(The Center Square) – A South Dakota committee recommended Monday that the state take over the costs for providing indigent legal services.
The Indigent Legal Services Task Force, consisting of attorneys, judges, county officials and state lawmakers, said in a report it would cost about $1.4 million to staff and operate in the office.
The new office would relieve $1.5 million to $2 million from county indigent legal defense costs annually, the report said.
The task force was created through House Bill 1064 during the 2023 legislative session to identify how indigent parties receive legal services in South Dakota and recommend ways to improve those services.
During Monday’s meeting, task force members examined three final recommendations, including creating a statewide indigent defense commission and state public defender office.
The estimated costs for operating the office would include $797,831 for salaries and benefits and $615,000 to cover operating expenses, according to the report.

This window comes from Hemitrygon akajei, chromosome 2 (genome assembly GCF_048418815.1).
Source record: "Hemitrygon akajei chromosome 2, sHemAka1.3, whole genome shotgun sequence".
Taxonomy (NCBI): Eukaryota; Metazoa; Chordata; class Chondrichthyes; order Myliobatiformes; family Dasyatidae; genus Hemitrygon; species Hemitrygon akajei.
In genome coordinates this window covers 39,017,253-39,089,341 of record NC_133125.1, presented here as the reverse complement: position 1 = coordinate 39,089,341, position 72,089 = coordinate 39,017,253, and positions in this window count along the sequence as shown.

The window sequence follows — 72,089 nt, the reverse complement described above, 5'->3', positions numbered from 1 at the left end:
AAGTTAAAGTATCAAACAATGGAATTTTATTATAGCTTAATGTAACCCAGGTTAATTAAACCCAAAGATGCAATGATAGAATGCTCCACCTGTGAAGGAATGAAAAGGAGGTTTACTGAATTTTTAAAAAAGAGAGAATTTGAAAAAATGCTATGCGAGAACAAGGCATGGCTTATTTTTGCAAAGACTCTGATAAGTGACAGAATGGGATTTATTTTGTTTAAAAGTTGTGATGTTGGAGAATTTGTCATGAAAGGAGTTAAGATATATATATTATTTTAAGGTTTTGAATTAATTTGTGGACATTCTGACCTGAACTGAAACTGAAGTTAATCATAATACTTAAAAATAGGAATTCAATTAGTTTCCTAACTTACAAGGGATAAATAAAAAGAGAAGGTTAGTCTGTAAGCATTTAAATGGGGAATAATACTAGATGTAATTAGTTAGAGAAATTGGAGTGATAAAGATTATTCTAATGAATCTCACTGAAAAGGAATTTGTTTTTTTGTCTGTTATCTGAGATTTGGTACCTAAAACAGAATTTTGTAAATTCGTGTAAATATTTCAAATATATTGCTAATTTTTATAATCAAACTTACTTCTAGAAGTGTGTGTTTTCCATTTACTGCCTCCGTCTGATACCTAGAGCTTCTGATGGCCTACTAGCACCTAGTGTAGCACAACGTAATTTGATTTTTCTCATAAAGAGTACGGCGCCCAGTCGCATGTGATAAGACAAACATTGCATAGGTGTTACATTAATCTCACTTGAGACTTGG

A nine-member commission would oversee and enhance the indigent defense model in South Dakota.
“Challenges in the current system have been exacerbated and allowed to linger because of the lack of statewide oversight and review in this area. The commission and statewide public defender office should fill that role,” the report said.
The office for indigent legal services would include training and support for court-appointed counsel and potentially include felony trial-level appointments.
The chief public defender would serve as the representative for the office and perform reduced casework to make time for the new administrative responsibilities, the report said.
Also recommended is a statewide study on the state’s indigent legal services. Oversight is needed to audit attorney billings and services to ensure fair representation and to review the current process of requiring individuals to reimburse the cost of indigent legal defense.
“An effective indigent defense delivery system is paramount to ensure the rights of South Dakota citizens are protected and to ensure an efficient operation of the judicial system,” the committee said in its report. “There is no way around the fact that indigent defense demand and costs have not kept pace with the resources counties currently provide for indigent defense services.”
The next step is drafting legislation for the 2024 legislative session, the committee said.